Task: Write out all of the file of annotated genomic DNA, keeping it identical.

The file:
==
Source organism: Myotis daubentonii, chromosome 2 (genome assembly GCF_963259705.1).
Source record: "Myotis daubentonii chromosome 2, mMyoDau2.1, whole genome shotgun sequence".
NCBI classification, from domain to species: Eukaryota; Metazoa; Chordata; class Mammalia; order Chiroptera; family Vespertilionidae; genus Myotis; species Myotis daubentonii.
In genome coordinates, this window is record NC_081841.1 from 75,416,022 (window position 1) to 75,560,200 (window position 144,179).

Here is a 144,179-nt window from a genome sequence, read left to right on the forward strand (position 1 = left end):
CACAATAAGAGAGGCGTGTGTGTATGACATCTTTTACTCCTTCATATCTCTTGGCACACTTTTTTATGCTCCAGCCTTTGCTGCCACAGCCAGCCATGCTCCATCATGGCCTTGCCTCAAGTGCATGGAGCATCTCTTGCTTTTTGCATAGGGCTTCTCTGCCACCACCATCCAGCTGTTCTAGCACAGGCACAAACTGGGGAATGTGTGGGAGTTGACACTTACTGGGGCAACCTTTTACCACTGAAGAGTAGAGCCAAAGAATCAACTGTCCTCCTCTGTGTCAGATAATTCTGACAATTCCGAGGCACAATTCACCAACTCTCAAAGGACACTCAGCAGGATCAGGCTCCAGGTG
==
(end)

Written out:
Source organism: Myotis daubentonii, chromosome 2 (genome assembly GCF_963259705.1).
Source record: "Myotis daubentonii chromosome 2, mMyoDau2.1, whole genome shotgun sequence".
NCBI classification, from domain to species: Eukaryota; Metazoa; Chordata; class Mammalia; order Chiroptera; family Vespertilionidae; genus Myotis; species Myotis daubentonii.
In genome coordinates, this window is record NC_081841.1 from 75,416,022 (window position 1) to 75,560,200 (window position 144,179).

Here is a 144,179-nt window from a genome sequence, read left to right on the forward strand (position 1 = left end):
CACAATAAGAGAGGCGTGTGTGTATGACATCTTTTACTCCTTCATATCTCTTGGCACACTTTTTTATGCTCCAGCCTTTGCTGCCACAGCCAGCCATGCTCCATCATGGCCTTGCCTCAAGTGCATGGAGCATCTCTTGCTTTTTGCATAGGGCTTCTCTGCCACCACCATCCAGCTGTTCTAGCACAGGCACAAACTGGGGAATGTGTGGGAGTTGACACTTACTGGGGCAACCTTTTACCACTGAAGAGTAGAGCCAAAGAATCAACTGTCCTCCTCTGTGTCAGATAATTCTGACAATTCCGAGGCACAATTCACCAACTCTCAAAGGACACTCAGCAGGATCAGGCTCCAGGTG